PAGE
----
Serving Kenly, Selma, Smithfield, Princeton & Pine Level since 1973

Our Opinion: An innocent man, Ray Finch deserves governor's pardon

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Charles Ray Finch is finally free. But after serving 43 years in prison for a murder he didn’t commit, he left state custody with little more than the clothes on his back.

No mortal can return to Finch the four decades of freedom our justice system took from him. But state law allows people exonerated of felony convictions to receive financial compensation that helps them reestablish their lives. The process starts with the governor’s pardon pen.

N.C. General Statute 148-82 requires a pardon of innocence from the governor in order to “petition a claim against the state for the pecuniary loss sustained by the person through his or her erroneous conviction or imprisonment.”

With a pardon in hand, exonerees take their petition to the North Carolina Industrial Commission, which schedules a hearing. The state attorney general has the option of opposing the petition. If a claim is granted, pardoned individuals receive $50,000 for each year they spent wrongfully incarcerated up to a maximum of $750,000.

Finch was released from Greene Correctional Institution on May 23 after a federal judge vacated his murder conviction in the 1976 killing of Ray “Shadow” Holloman, a Black Creek shopkeeper who was gunned down during a failed robbery. His attorneys from the Duke Wrongful Convictions Clinic showed the ballistics evidence used to convict him was inaccurate and the eyewitness identification that resulted in his arrest stemmed from a suggestive police lineup.

In May 2018, the U.S. 4th Circuit Court of Appeals ruled that Finch had demonstrated his innocence and sent his case back to U.S. District Court, where Judge Terrence Boyle threw out the verdict and ordered his release.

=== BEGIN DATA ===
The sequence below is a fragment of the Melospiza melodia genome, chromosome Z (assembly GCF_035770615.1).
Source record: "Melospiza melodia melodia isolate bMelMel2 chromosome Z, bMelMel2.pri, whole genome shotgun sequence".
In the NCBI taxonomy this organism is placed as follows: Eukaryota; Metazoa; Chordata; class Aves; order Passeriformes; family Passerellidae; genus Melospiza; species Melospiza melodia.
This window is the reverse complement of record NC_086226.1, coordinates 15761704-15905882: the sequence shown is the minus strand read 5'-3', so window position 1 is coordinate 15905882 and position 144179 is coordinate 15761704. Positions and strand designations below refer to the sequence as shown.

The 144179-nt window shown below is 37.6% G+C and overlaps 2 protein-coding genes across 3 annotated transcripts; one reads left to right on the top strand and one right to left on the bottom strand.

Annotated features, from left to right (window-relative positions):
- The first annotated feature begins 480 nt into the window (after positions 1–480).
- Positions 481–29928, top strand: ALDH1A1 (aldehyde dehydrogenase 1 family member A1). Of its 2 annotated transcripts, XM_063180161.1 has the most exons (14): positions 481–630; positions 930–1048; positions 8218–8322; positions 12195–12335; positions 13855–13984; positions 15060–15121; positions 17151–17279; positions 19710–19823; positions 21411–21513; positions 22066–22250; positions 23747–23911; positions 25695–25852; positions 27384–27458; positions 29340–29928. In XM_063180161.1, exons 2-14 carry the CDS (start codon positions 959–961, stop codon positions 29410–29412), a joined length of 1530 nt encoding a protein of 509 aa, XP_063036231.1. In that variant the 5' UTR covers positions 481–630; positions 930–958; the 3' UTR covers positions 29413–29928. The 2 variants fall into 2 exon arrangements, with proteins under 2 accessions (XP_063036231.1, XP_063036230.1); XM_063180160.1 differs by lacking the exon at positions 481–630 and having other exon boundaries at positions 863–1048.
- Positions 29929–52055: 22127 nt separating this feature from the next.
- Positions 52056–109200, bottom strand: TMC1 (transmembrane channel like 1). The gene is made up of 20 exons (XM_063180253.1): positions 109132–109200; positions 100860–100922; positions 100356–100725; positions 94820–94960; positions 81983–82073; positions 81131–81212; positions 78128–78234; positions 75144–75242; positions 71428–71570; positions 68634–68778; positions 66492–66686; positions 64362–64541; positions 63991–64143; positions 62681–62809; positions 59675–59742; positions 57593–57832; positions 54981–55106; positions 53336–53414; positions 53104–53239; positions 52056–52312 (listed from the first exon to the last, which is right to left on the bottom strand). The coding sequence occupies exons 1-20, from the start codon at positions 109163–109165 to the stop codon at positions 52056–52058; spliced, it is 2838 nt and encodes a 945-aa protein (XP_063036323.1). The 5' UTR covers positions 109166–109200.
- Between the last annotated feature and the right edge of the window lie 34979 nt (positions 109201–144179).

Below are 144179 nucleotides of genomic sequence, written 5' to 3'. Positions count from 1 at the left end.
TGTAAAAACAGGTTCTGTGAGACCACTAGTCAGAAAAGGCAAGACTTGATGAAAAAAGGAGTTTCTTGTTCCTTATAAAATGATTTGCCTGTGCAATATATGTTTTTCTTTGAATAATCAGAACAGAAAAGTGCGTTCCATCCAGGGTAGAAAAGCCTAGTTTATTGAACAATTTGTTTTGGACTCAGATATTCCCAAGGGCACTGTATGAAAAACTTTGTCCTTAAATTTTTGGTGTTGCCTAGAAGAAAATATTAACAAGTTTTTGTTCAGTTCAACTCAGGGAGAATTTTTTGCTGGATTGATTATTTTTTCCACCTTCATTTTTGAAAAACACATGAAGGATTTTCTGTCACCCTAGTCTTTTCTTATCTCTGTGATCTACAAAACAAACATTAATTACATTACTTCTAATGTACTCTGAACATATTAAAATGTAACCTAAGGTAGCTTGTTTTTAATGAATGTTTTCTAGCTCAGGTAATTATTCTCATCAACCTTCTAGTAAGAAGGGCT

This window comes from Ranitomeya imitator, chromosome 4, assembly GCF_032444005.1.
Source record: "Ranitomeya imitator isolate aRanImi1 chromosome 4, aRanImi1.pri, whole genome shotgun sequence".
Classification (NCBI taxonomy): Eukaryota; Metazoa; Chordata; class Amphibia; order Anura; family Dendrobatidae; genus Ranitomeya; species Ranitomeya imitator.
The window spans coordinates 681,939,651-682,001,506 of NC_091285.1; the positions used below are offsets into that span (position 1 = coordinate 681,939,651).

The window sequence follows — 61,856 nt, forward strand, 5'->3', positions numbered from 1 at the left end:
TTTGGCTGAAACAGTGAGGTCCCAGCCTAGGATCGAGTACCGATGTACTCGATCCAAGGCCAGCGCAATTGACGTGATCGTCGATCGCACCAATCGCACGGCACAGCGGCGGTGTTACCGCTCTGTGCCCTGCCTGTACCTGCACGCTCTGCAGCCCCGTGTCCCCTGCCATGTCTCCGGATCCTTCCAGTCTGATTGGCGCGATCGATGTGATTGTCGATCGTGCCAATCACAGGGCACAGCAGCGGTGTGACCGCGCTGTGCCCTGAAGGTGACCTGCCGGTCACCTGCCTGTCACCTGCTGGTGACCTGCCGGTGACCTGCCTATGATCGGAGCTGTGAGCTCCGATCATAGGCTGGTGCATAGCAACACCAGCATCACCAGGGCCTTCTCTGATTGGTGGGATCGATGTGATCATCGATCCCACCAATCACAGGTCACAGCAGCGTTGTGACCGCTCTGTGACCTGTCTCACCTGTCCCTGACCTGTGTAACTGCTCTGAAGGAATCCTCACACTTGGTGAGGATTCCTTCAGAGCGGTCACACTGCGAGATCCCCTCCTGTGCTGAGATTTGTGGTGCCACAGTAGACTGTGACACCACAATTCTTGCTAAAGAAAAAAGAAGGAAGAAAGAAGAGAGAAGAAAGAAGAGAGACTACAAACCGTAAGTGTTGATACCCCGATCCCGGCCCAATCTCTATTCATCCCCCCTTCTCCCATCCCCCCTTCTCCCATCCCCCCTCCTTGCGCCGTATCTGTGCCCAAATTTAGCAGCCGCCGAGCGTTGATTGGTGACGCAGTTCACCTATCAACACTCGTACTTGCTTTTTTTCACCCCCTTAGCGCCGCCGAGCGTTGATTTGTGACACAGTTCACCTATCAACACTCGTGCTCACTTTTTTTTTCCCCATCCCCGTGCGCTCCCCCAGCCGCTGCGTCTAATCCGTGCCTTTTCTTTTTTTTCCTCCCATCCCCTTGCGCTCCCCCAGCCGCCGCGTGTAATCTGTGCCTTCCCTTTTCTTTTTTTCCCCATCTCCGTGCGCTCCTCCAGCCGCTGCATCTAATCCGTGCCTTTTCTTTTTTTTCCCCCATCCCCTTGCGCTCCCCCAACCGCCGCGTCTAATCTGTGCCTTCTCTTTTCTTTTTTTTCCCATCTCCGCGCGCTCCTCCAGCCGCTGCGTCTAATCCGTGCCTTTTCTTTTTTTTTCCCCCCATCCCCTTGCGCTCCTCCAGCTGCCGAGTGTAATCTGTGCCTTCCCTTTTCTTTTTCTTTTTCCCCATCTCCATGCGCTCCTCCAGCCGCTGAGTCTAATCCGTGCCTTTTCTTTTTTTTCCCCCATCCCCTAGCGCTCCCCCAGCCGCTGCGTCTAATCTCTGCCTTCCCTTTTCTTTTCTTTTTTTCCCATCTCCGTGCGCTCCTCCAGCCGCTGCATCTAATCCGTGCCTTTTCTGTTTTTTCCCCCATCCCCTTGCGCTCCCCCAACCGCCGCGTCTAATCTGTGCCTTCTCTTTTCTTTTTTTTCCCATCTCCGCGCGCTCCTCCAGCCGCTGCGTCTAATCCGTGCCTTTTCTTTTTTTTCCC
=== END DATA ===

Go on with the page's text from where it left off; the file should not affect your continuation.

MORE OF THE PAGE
The final domino fell last week when Wilson County District Attorney Robert Evans’ office dismissed all charges against Finch, ensuring there will not be another trial.

“The reason the state cannot retry Ray is there is no evidence,” Duke University law professor and Wrongful Convictions Clinic director Jim Coleman told Times reporter Olivia Neeley. “He is innocent.”

Finch has been exonerated, but the state justice system that railroaded him and locked him away for 43 years has done nothing to make amends for its systemic failures. A pardon would begin the process of making things right — or at least as right as they can be.

Duke lawyers are seeking a pardon on Finch’s behalf. We call on Gov. Roy Cooper to grant the request and do so expediently.

“In light of the 4th Circuit finding unanimously that we had shown that Ray was innocent and Judge Boyle subsequently finding that the only evidence against Ray (Lester Floyd Jones’ eyewitness identification) violated the Constitution, we are optimistic that a fair review of the petition will result in a pardon,” Coleman said. “We hope the public will find a way to show its support for a pardon.”

Finch’s future prospects depend largely on the prosecutorial system’s willingness to concede its past shortcomings with humility and provide restorative justice for this innocent man. We understand it’s common for the governor’s staff to consult with the district attorney’s office when reviewing petitions for pardons of innocence.

Evans was not the district attorney who prosecuted Finch, and he and his assistant DAs aren’t at fault for the injustice he endured. These public servants inherited Finch’s case from their predecessors. They bear responsibility, but not blame, for the district attorney’s office’s conduct.

That responsibility means it’s incumbent upon Evans to seek the fairest outcome now possible. It means giving a full and honest accounting to the governor’s office and supporting the pardon petition without reservation.

Before becoming governor in 2016, Cooper served as North Carolina’s elected state attorney general for 16 years. A politician and prosecutor with a facile legal mind, Cooper can comb through the case file and see the same fatal defects in Finch’s conviction that federal judges flagged. If he does his homework, Cooper will reach the correct conclusion.

The $750,000 in compensation Finch stands to receive may seem like a windfall, but that sum works out to just $17,442 for each year he spent in prison for a crime he didn’t commit. At 81 years old and in ailing health, Finch deserves the chance to live out his last years in comfort with the family of whose company he’s been too long deprived.

Cooper has the opportunity to help right a historic wrong. Pardon Ray Finch without delay.